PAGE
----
Linked by Thom Holwerda on Sun 11th Mar 2012 22:21 UTC
Windows And thus, Microsoft bites itself in its behind with Metro. As you all surely know by now, the Metro environment in Windows 8, and its accompanying applications, need to follow a relatively strict set of rules and regulations, much like, say, applications on iOS. For one type of application, Metro has already proven to be too restrictive and limited: web browsers. Microsoft has had to define a separate application class [.docx] - aside from Metro and desktop applications - just to make third party web browsers possible for Windows 8.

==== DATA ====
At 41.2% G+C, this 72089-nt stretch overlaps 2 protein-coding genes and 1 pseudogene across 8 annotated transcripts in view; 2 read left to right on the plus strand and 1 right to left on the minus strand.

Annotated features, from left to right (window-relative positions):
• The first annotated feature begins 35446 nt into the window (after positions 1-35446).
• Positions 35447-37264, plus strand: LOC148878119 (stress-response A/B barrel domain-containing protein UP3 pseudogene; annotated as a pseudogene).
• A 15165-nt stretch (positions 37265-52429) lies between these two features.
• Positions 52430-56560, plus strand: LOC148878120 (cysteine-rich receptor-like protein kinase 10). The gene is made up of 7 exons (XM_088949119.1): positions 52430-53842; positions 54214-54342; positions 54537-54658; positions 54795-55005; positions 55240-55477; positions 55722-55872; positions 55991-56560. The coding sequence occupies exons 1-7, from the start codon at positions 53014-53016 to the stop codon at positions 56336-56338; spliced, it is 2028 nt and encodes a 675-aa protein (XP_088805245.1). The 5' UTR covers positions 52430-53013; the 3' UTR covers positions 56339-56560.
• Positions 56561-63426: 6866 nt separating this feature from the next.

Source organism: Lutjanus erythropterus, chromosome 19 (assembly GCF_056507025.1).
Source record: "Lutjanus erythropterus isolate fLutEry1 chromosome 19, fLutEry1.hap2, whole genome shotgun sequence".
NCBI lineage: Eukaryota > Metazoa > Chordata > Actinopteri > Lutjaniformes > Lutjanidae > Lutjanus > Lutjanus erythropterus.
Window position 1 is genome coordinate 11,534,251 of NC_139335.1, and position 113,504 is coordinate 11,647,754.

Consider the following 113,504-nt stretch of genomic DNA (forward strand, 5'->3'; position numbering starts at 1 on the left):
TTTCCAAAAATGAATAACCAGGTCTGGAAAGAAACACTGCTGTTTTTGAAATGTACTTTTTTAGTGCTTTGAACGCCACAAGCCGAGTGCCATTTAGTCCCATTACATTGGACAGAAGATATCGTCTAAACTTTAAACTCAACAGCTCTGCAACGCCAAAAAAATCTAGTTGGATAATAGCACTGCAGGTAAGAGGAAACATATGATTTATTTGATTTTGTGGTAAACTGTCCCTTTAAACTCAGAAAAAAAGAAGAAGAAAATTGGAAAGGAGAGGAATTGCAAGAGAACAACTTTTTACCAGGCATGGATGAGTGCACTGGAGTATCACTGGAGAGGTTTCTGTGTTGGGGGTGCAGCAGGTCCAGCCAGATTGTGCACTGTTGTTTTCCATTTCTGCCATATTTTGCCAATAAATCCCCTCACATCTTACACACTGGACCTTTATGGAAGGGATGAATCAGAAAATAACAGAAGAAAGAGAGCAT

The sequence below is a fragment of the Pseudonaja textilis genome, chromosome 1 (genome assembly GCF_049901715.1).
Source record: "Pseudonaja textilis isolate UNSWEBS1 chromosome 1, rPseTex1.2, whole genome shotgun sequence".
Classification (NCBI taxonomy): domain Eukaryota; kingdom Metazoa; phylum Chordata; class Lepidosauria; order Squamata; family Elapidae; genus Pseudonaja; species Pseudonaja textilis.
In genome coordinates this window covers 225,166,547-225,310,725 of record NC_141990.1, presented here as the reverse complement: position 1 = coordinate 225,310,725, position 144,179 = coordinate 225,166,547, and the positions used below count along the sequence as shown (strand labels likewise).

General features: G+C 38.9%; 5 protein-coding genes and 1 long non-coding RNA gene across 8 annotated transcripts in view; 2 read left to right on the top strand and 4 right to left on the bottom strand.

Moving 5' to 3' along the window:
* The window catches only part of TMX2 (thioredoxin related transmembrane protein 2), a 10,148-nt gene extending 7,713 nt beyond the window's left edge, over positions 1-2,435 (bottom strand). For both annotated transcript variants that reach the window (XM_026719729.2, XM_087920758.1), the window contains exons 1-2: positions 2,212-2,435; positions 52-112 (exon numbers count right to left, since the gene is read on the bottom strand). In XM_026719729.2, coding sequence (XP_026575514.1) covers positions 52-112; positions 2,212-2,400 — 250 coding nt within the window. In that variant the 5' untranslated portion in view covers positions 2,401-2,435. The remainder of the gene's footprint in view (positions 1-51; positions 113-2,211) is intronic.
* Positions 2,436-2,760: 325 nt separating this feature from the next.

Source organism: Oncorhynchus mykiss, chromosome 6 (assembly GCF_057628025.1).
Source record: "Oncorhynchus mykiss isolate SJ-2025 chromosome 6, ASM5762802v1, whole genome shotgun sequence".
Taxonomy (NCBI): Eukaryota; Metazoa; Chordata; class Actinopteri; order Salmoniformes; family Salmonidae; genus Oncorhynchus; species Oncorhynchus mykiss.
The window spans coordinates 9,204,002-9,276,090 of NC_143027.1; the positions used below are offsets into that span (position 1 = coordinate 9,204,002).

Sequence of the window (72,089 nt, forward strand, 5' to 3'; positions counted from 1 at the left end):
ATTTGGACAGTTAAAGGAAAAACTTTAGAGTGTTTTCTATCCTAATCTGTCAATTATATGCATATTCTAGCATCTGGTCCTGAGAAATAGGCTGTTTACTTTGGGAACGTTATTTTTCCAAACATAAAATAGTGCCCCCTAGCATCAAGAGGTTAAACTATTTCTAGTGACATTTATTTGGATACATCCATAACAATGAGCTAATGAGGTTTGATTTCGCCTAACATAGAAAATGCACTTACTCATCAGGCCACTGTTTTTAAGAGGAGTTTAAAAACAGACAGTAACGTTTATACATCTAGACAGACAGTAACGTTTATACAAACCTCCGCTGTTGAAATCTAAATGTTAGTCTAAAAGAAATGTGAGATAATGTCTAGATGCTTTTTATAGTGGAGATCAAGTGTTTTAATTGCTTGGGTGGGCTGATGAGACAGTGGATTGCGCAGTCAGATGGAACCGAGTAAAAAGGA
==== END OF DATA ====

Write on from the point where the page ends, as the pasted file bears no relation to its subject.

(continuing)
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RE: I think
by orestes on Sun 11th Mar 2012 23:39 UTC in reply to "I think"
orestes
Member since:
2005-07-06

Indeed. ARM, being a completely different architecture, has no legacy software to speak of and never will. There's exactly zero sense in allowing the old style of coding to get a foothold on the platform, it'd only create unnecessary complications later when it's deprecated entirely.

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